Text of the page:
World War II: When Lions Roared Reviews
I know star power drives the entertainment industry, I'm aware that magical star dust must be sprinkled on everything, but I think it is a mistake to cast well-known actors as historical figures. John Lithgow is just too well known to pull of a convincing FDR. He's John Lithgow, for crying out loud, and I seen him in "The World According to Garp" dressed up as a woman. Now, I'd rather not picture FDR as a woman, but I can't help it, and it's weird.
Michael Caine, who I'm pretty sure dressed up like a woman in one of his pictures, is a little stiff playing Stalin but, hey, it's Stalin! What are you going to do? Stalin makes for a much funnier woman though, you have to give him that.
Bob Hoskins. Well, I thought he was too short to play Churchill, he's like a smidget, but according to a reputable looking web site, Churchill only stood 5' 6". (Hmm. Who knew?) Anyway, I don't remember Hoskins ever in drag, but I'm not a recognized expert in his oeuvre. What I would say is that Churchill dressed up as a woman would look just like Queen Victoria. They're like dead ringers, right?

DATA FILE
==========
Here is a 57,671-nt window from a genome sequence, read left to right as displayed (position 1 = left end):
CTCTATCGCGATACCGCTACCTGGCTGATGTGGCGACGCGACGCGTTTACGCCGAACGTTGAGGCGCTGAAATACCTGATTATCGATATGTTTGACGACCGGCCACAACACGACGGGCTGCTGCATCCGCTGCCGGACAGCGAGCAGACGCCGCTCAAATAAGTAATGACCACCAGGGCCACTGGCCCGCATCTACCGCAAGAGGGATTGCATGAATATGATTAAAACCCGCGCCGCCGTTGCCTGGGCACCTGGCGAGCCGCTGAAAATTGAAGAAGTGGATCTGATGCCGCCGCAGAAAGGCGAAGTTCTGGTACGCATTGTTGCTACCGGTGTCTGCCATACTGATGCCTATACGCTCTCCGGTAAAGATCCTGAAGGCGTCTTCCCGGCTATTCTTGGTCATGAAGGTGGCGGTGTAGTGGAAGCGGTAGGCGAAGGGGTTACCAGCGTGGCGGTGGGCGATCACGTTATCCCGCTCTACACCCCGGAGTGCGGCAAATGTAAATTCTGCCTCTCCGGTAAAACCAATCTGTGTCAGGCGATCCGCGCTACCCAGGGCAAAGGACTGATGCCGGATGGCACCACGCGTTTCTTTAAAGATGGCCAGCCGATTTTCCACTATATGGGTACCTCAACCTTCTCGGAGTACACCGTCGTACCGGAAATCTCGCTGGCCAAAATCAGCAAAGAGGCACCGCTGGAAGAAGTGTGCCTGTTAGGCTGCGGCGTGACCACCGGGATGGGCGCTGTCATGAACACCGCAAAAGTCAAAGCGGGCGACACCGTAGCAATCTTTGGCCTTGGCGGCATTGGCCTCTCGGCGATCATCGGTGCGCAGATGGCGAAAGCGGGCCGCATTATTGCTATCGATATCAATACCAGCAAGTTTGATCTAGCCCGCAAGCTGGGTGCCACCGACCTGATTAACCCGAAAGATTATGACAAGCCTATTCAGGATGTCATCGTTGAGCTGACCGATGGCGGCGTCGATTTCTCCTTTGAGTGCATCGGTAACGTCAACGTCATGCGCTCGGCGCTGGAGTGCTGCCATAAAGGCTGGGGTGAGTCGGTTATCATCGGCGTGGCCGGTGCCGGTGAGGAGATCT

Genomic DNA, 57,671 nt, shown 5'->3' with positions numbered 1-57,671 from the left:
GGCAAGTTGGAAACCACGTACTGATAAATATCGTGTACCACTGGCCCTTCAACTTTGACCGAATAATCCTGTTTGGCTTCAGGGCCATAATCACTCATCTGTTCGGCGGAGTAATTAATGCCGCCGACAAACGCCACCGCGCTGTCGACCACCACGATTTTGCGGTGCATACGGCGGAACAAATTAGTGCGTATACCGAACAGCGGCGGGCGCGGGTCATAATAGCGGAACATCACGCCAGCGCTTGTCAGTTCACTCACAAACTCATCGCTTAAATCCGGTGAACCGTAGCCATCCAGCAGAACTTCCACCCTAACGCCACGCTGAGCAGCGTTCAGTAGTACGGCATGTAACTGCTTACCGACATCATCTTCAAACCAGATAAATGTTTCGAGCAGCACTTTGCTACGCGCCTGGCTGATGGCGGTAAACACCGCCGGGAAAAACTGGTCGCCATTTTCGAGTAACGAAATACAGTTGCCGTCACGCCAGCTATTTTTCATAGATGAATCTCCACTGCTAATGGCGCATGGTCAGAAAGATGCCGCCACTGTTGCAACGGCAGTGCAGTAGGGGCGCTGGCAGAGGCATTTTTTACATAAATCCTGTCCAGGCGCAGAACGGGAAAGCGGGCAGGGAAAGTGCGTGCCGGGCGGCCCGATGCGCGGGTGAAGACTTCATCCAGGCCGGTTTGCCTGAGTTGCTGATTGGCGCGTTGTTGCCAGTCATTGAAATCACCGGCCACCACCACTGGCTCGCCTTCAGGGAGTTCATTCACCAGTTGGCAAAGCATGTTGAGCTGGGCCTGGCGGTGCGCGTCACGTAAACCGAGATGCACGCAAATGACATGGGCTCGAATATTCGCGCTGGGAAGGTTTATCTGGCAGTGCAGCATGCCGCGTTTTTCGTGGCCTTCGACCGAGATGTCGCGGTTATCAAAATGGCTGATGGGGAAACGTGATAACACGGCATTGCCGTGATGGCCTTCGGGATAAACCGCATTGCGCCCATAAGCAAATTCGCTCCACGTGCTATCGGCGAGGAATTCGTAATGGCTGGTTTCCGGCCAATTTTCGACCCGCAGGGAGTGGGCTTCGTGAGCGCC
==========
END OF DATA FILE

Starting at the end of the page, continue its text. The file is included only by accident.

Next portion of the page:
Anyway it's not that these actors aren't good, Hoskins is especially good, I just think lesser known actors wouldn't be as distracting, especially when playing such big figures. It's one less thing to think about, instead of wondering how tall Churchill was or what he would look like with lipstick. But that's just me.
This teleplay really does get into the heads of the three. Apparently it is based nearly verbatim on the correspondences with each other, and it certainly comes off as authentic. There is an odd structure to this in which the characters talk to each other directly, instead of through cables, even when they are geographically oceans apart. It's surreal at first, but you get used to it and you couldn't really have a movie with just three guys reading letters, right? This is good and I recommend it. I think it made me smarter. I feel smarter.